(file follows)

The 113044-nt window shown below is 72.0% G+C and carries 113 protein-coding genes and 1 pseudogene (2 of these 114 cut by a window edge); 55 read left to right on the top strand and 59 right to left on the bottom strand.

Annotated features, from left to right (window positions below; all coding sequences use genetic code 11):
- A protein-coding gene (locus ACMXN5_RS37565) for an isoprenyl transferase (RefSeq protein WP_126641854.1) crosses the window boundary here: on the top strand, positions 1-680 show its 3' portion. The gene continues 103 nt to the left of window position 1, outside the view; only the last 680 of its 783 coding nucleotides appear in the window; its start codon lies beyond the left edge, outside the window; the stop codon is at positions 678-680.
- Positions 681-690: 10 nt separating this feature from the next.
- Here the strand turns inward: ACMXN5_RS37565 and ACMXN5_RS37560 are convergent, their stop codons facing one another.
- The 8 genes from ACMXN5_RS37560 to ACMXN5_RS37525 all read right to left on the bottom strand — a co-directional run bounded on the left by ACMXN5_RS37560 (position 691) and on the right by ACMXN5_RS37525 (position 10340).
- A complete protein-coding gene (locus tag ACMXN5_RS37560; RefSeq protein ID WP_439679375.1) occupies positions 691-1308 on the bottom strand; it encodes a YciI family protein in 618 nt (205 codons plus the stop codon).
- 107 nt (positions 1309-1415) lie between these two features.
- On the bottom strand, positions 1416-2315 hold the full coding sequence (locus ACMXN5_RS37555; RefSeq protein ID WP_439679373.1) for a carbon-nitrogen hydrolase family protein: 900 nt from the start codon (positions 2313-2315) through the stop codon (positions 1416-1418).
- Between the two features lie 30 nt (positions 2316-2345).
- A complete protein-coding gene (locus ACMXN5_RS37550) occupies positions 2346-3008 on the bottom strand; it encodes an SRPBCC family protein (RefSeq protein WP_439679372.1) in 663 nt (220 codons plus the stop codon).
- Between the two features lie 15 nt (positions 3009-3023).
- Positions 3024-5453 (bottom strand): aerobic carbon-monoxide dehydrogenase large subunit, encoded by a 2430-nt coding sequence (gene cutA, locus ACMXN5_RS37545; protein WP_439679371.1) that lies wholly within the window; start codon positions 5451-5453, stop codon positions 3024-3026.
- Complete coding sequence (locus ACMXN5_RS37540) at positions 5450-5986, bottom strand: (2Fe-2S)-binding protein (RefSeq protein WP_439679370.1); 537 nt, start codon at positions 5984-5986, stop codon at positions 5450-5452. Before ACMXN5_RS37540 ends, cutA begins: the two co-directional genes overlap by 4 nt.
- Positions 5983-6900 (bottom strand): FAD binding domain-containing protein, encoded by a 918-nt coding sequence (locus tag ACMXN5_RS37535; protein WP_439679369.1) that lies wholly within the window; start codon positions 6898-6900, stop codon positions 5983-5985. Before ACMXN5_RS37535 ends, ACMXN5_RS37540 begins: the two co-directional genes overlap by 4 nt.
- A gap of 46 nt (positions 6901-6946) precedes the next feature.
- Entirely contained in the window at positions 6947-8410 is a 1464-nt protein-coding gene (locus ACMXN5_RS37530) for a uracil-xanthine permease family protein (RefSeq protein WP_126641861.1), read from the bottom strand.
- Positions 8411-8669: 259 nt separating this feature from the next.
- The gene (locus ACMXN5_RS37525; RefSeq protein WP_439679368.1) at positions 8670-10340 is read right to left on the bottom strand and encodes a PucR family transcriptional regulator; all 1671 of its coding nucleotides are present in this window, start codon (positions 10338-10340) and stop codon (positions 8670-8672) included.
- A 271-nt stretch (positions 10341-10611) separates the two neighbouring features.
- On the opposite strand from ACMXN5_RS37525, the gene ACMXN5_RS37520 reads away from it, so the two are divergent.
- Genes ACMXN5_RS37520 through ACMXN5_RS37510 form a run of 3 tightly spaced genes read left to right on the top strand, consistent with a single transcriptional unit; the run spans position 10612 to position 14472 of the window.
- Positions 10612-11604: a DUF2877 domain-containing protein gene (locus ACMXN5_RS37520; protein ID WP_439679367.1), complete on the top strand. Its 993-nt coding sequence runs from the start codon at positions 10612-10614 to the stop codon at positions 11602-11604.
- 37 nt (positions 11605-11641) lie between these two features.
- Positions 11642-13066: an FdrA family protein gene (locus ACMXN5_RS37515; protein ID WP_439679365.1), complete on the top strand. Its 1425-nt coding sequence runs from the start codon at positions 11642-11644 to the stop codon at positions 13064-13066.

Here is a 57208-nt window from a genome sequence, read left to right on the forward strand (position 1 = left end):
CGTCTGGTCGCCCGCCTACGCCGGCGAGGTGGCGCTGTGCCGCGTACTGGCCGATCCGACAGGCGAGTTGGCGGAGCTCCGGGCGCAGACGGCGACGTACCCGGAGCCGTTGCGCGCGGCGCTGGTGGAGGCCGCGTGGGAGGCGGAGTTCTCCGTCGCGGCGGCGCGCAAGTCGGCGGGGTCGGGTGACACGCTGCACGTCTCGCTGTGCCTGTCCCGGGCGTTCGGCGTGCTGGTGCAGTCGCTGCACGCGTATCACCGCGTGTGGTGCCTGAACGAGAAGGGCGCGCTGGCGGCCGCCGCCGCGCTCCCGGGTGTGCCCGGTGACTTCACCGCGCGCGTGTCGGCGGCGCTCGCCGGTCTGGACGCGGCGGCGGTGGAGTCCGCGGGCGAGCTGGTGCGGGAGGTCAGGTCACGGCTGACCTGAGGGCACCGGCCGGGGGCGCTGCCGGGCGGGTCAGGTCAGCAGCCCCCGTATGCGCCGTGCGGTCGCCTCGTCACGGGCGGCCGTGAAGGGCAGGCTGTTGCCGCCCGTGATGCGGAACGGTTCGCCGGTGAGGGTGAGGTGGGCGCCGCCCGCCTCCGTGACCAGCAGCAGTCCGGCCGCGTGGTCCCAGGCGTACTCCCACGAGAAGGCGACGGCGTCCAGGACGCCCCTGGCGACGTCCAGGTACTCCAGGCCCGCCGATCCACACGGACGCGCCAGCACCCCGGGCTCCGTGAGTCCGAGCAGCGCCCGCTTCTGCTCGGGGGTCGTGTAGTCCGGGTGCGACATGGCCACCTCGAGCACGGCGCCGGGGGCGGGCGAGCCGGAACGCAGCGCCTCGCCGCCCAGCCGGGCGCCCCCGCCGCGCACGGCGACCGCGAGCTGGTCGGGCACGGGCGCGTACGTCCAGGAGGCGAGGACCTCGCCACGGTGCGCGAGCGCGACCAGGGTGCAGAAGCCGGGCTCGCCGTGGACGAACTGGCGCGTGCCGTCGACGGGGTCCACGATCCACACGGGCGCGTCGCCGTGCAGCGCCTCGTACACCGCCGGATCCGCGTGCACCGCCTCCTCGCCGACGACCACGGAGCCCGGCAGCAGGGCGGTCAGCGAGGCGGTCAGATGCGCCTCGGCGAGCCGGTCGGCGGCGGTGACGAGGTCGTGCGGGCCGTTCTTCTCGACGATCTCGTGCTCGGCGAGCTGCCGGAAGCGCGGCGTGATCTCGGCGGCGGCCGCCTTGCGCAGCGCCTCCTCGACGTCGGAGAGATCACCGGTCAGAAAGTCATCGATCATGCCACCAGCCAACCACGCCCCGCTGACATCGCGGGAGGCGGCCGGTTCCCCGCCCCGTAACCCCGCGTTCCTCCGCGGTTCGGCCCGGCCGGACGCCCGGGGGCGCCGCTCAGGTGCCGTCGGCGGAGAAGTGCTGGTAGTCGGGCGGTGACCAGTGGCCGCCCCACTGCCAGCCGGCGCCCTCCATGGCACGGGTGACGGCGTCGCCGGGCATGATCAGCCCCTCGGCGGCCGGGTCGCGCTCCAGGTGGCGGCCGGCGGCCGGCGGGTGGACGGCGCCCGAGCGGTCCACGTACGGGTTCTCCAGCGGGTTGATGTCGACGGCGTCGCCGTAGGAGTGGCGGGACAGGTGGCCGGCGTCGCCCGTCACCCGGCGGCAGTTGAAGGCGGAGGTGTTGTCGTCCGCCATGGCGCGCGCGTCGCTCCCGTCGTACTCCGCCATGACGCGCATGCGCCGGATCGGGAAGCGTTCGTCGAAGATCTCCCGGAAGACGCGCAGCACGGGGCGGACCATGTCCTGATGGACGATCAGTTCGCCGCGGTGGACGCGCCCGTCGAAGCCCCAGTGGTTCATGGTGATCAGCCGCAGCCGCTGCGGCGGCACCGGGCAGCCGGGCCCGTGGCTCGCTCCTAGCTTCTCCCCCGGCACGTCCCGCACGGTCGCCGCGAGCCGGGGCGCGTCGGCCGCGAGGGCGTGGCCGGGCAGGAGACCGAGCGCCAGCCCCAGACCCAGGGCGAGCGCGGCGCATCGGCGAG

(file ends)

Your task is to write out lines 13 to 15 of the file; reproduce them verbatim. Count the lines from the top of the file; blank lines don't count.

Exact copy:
- Positions 3024-5453 (bottom strand): aerobic carbon-monoxide dehydrogenase large subunit, encoded by a 2430-nt coding sequence (gene cutA, locus ACMXN5_RS37545; protein WP_439679371.1) that lies wholly within the window; start codon positions 5451-5453, stop codon positions 3024-3026.
- Complete coding sequence (locus ACMXN5_RS37540) at positions 5450-5986, bottom strand: (2Fe-2S)-binding protein (RefSeq protein WP_439679370.1); 537 nt, start codon at positions 5984-5986, stop codon at positions 5450-5452. Before ACMXN5_RS37540 ends, cutA begins: the two co-directional genes overlap by 4 nt.
- Positions 5983-6900 (bottom strand): FAD binding domain-containing protein, encoded by a 918-nt coding sequence (locus tag ACMXN5_RS37535; protein WP_439679369.1) that lies wholly within the window; start codon positions 6898-6900, stop codon positions 5983-5985. Before ACMXN5_RS37535 ends, ACMXN5_RS37540 begins: the two co-directional genes overlap by 4 nt.